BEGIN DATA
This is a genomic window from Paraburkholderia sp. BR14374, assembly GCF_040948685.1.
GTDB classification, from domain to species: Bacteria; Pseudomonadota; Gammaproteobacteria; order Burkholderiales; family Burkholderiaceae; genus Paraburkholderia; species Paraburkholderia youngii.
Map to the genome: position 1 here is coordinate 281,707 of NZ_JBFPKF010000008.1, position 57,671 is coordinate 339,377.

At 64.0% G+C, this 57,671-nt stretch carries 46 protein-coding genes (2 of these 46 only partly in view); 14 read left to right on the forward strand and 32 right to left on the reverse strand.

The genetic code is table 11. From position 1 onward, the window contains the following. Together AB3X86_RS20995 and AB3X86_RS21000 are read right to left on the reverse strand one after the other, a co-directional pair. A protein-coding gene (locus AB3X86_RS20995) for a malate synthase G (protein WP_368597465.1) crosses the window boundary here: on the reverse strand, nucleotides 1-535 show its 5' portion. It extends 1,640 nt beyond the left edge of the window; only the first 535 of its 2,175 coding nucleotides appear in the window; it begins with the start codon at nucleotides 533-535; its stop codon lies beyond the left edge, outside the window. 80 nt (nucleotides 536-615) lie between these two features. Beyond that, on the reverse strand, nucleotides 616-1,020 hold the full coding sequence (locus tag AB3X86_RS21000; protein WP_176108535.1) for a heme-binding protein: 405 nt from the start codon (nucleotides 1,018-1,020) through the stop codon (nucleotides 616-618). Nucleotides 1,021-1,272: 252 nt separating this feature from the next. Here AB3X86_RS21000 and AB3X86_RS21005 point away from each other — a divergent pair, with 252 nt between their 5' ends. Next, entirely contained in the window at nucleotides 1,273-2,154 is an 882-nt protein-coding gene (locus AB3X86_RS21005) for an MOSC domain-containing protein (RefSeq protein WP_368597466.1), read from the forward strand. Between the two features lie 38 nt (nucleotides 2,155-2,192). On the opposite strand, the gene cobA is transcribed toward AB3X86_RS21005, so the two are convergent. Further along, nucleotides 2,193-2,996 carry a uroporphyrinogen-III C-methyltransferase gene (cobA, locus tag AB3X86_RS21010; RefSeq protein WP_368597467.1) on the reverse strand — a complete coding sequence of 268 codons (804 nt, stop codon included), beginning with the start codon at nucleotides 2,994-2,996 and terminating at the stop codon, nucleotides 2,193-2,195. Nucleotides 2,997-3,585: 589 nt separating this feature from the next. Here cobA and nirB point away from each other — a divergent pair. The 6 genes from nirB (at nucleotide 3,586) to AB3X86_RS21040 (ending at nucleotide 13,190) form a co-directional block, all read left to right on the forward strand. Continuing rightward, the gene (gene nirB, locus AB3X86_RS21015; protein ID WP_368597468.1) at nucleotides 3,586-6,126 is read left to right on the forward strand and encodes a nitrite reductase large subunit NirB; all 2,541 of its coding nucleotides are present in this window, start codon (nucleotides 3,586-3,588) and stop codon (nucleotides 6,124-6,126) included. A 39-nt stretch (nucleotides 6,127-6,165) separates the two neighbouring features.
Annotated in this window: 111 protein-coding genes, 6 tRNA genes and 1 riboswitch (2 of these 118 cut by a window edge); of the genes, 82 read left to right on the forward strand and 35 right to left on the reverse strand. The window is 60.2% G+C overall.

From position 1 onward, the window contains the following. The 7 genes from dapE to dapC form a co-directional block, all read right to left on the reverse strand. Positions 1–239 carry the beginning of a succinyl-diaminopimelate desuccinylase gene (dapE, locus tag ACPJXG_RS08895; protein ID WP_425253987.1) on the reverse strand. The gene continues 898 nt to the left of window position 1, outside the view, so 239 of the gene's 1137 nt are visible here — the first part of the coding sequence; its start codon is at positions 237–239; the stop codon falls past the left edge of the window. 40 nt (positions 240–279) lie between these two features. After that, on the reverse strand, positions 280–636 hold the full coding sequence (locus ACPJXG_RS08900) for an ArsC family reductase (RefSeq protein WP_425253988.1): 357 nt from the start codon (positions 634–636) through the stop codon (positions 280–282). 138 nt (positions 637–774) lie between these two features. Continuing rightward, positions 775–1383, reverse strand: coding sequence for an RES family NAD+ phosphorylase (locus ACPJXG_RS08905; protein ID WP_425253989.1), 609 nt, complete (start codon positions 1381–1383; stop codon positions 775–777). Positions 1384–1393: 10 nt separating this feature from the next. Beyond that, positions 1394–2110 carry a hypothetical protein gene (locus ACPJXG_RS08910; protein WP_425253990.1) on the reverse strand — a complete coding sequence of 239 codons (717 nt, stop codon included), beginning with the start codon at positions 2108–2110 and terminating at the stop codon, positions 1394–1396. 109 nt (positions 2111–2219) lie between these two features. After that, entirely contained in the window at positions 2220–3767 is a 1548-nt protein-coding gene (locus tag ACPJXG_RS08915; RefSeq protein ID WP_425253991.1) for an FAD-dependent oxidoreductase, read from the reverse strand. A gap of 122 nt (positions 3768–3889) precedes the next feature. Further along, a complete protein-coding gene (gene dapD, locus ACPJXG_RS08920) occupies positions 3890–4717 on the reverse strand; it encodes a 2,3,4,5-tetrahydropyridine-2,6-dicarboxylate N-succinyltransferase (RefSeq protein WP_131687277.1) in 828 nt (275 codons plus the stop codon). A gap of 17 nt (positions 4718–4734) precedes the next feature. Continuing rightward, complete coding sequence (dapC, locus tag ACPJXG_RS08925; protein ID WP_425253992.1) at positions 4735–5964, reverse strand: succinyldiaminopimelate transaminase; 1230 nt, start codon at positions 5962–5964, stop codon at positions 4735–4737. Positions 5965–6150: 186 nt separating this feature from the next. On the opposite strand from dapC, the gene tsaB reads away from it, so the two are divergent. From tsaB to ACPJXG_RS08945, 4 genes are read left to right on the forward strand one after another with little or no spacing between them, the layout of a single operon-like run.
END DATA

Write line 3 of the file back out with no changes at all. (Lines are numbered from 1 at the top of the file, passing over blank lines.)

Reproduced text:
Map to the genome: position 1 here is coordinate 281,707 of NZ_JBFPKF010000008.1, position 57,671 is coordinate 339,377.